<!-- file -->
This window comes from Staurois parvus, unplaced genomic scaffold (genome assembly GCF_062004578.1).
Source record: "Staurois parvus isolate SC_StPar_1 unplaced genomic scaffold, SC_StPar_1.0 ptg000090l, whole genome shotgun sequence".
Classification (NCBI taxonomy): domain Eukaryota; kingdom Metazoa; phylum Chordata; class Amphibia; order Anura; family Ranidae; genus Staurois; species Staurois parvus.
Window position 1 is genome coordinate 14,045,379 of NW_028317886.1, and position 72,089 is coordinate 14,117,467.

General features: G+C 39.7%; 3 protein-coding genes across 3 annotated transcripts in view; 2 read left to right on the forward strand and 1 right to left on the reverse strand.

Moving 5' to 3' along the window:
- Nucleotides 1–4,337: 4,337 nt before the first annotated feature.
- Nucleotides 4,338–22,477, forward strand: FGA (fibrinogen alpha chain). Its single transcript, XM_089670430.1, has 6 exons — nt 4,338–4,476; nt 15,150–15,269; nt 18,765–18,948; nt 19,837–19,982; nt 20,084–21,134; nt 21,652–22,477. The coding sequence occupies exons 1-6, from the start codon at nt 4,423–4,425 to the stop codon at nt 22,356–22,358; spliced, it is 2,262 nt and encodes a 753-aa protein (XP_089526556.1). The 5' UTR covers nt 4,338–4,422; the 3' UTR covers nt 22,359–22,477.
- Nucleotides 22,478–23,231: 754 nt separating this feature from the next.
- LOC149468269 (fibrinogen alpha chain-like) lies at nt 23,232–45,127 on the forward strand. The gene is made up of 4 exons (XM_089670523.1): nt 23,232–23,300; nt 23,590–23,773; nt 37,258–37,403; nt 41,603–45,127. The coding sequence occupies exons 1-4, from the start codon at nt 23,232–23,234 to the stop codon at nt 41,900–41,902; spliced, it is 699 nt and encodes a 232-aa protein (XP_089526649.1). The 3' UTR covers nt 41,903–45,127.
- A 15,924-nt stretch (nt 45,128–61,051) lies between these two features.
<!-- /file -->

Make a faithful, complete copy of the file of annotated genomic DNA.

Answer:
This window comes from Staurois parvus, unplaced genomic scaffold (genome assembly GCF_062004578.1).
Source record: "Staurois parvus isolate SC_StPar_1 unplaced genomic scaffold, SC_StPar_1.0 ptg000090l, whole genome shotgun sequence".
Classification (NCBI taxonomy): domain Eukaryota; kingdom Metazoa; phylum Chordata; class Amphibia; order Anura; family Ranidae; genus Staurois; species Staurois parvus.
Window position 1 is genome coordinate 14,045,379 of NW_028317886.1, and position 72,089 is coordinate 14,117,467.

General features: G+C 39.7%; 3 protein-coding genes across 3 annotated transcripts in view; 2 read left to right on the forward strand and 1 right to left on the reverse strand.

Moving 5' to 3' along the window:
- Nucleotides 1–4,337: 4,337 nt before the first annotated feature.
- Nucleotides 4,338–22,477, forward strand: FGA (fibrinogen alpha chain). Its single transcript, XM_089670430.1, has 6 exons — nt 4,338–4,476; nt 15,150–15,269; nt 18,765–18,948; nt 19,837–19,982; nt 20,084–21,134; nt 21,652–22,477. The coding sequence occupies exons 1-6, from the start codon at nt 4,423–4,425 to the stop codon at nt 22,356–22,358; spliced, it is 2,262 nt and encodes a 753-aa protein (XP_089526556.1). The 5' UTR covers nt 4,338–4,422; the 3' UTR covers nt 22,359–22,477.
- Nucleotides 22,478–23,231: 754 nt separating this feature from the next.
- LOC149468269 (fibrinogen alpha chain-like) lies at nt 23,232–45,127 on the forward strand. The gene is made up of 4 exons (XM_089670523.1): nt 23,232–23,300; nt 23,590–23,773; nt 37,258–37,403; nt 41,603–45,127. The coding sequence occupies exons 1-4, from the start codon at nt 23,232–23,234 to the stop codon at nt 41,900–41,902; spliced, it is 699 nt and encodes a 232-aa protein (XP_089526649.1). The 3' UTR covers nt 41,903–45,127.
- A 15,924-nt stretch (nt 45,128–61,051) lies between these two features.